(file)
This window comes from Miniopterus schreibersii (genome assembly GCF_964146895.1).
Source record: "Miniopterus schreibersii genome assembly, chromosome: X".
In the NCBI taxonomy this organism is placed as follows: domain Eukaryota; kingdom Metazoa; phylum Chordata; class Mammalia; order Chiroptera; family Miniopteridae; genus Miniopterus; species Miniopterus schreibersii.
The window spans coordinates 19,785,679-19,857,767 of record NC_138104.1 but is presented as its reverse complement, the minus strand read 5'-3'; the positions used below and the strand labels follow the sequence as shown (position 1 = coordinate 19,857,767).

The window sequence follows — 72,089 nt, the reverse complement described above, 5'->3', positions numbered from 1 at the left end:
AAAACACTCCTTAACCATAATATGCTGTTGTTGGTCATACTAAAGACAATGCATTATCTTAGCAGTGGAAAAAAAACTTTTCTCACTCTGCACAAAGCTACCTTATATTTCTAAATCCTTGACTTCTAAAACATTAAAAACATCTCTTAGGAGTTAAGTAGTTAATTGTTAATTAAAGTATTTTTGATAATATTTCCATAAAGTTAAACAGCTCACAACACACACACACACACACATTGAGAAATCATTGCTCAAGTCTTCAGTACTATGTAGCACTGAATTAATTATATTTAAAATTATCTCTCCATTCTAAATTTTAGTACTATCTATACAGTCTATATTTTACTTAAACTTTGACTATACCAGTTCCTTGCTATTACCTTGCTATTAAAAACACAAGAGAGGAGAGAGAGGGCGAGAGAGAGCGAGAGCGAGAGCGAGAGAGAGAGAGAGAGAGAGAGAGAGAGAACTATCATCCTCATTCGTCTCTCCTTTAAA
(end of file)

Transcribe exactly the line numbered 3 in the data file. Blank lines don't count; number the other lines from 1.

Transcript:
In the NCBI taxonomy this organism is placed as follows: domain Eukaryota; kingdom Metazoa; phylum Chordata; class Mammalia; order Chiroptera; family Miniopteridae; genus Miniopterus; species Miniopterus schreibersii.